This week in the garden…

SOME PHOTOS FROM AROUND THE GARDENS THIS WEEK:
IMG_5746 IMG_5747

It has been a hectic week. With the Heritage Harvest Festival taking up lots of our time, things have fallen behind. But it is all for a good cause! Firstly, quite a bit of our this weeks harvest went to the Festival to be used in the Workshop I took on how to Ferment Food. However, I did get to bring it all home again, as Sauerkraut, ‘KefirKraut’ and Citrus Kale & Kohl Rabi Ferment, so I shall not complain :).

369 Great Greens! Savoy Cabbage, the second Broccoli & some Asian RadishesIMG_5791

We have also been a bit slightly off colour the last couple of days – no doubt due to all the late nights and rushed meals leading up to the Festival and after, but we are picking up, especially thanks to our herbal medicine garden.

139 Companion Planting with herbs

What we have managed to harvest this week, is a bit of a mixed bag;
2 lovely Savoy Cabbages
1 gorgeous Broccoli head
2 pieces of Sprouting Broccoli
a huge bunch of Kale leaves
a handful of Asian Radishes
2 re-grown Cabbage heads (as a bunch of mini cabbages)
a couple of handfuls of Capsicums & Chilli Peppers
a bowl full of very ripe Tomatoes – which we have already made into a healthy Raw Vegan Soup
plus another big bowl of nearly ripe Tomatoes (we had to pick them a bit early or they would have got storm damaged)
a bowl full of baby Patty Pan Squash (we also had to pick these early as they had got too wet and frost damaged and were starting to rot on the vine)
a small bunch of leeks
a few handfuls of potatoes
a great haul of beans and peas
and a few other bits and pieces – like the Sugar Beets I grew as a trial run;

….so it was not a bad week, all in all!
IMG_5783IMG_5815 IMG_5816 IMG_5825 IMG_5828 IMG_5826133 We finally picked that big Broccoli, what a beauty! 132 We ate half the Broccoli, and put half (including stems & leaves) into th freezer

As you can probably see above, we use all of the Broccoli – the head, the stems, and the leaves. You can use all of any type of Brassica to eat. If the stalks are tough, peel them and chop up the soft insides.

I never blanch any of the food. Blanching removes nutrients and means the food is not as healthy. It is better to freeze your produce as fresh and as fast as you can, to preserve the goodness contained in it.

We use bio-degradable “green” bags to store our produce in the freezer in meal size bags. We keep a list on a whiteboard of what produce we have in the freezer, and list all that we put in and remove what we take out to eat. This way we always know what food we have got on hand.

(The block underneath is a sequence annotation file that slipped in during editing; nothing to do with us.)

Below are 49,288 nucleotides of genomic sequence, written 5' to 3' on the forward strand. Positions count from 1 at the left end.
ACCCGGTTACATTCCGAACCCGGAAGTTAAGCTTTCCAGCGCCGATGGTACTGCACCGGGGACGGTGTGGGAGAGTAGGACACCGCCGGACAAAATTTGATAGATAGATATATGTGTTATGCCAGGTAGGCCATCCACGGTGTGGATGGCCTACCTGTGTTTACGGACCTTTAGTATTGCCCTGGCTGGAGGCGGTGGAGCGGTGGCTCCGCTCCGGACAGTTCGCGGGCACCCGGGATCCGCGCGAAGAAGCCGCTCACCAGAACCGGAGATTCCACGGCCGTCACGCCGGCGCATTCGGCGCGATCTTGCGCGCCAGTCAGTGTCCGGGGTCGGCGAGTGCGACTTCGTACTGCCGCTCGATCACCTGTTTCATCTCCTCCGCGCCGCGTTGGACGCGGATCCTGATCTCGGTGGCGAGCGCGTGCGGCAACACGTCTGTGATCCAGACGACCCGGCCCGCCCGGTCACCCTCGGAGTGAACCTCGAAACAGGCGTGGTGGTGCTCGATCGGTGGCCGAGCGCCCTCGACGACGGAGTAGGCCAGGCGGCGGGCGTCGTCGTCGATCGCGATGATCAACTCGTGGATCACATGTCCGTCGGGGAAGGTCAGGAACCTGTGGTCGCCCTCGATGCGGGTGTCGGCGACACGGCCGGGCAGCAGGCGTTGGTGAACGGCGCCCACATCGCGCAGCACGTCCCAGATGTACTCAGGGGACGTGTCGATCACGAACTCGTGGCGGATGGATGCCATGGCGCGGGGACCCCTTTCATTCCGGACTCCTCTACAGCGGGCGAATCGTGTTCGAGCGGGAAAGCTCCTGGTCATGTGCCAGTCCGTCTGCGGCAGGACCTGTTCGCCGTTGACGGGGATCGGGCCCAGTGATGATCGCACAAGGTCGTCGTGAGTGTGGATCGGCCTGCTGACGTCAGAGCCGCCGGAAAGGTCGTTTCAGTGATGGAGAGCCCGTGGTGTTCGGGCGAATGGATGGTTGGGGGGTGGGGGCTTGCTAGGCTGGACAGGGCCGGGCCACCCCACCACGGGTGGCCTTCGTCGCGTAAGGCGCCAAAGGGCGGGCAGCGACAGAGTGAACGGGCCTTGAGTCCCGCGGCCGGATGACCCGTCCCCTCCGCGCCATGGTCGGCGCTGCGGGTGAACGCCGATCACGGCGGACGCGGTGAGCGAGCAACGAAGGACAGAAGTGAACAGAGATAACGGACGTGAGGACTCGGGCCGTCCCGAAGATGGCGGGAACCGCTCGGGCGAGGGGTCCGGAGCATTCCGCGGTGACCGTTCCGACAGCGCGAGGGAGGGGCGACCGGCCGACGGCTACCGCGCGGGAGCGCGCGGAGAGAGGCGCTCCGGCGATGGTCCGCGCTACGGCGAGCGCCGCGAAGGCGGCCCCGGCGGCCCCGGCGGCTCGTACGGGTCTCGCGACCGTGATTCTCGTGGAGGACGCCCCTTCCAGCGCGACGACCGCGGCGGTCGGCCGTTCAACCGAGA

AT THIS TIME OF THE YEAR, SOME THINGS ARE STARTING TO LOOK A LITTLE SAD. IT IS TIME TO REMOVE YOUR PAST THEIR BEST SUMMER CROPS AND MAKE WAY FOR AUTUMN & WINTER VEGETABLES…
IMG_5761 IMG_5763IMG_5762 IMG_5764
BUT, YET OTHER THINGS ARE LOOKING HAPPIER AND HAPPIER AS THE WEATHER COOLS AND THEY CAN REALLY START TO GROW GREEN & JUICY! IT IS A MIXED BLESSING AT THIS TIME OF THE YEAR…

IMG_5750 IMG_5751 IMG_5830 IMG_5768 IMG_5767 IMG_5765
THE OTHER THING THAT HAPPENS AS WE HEAD INTO AUTUMN – IT IS TIME TO PLANT OUT THE AUTUMN & WINTER SEEDLINGS INTO THE NEXT SIZE POTS, READY FOR PLANTING OUT IN A FEW MORE WEEKS:
IMG_5735 IMG_5788 IMG_5833 IMG_5834

We recycle plant pots and tags from when we used to buy plants. Now we virtually only grow from seed. We also gratefully accept recycled plant pots and tags from friends who garden! Especially as I often grow more plants that we need, so that I have some to give away to others who are trying to get their gardens going.

We keep Brassica’s under mesh nets to stop the White Cabbage Butterflies attacking them. These are available cheap from M10 or TWH in NZ. They are fantastic, as they keep the insects out, they protect from the harsh Southland sun, but they also let the water through and what is more, they even have a basic level of frost protection.

I hope this inspires you to get into your garden and get growing! It is easy to feed your family on just 1/4 acre. All you have to do is get some gardens made or dug and start planting. And, just remember to keep on planting seeds every 2-3 weeks.

© 2014-2015: “Garden to Kitchen” with Suz – All content on this blog is Copyright.

Advertisements

Leave a Reply

Fill in your details below or click an icon to log in:

WordPress.com Logo

You are commenting using your WordPress.com account. Log Out / Change )

Twitter picture

You are commenting using your Twitter account. Log Out / Change )

Facebook photo

You are commenting using your Facebook account. Log Out / Change )

Google+ photo

You are commenting using your Google+ account. Log Out / Change )

Connecting to %s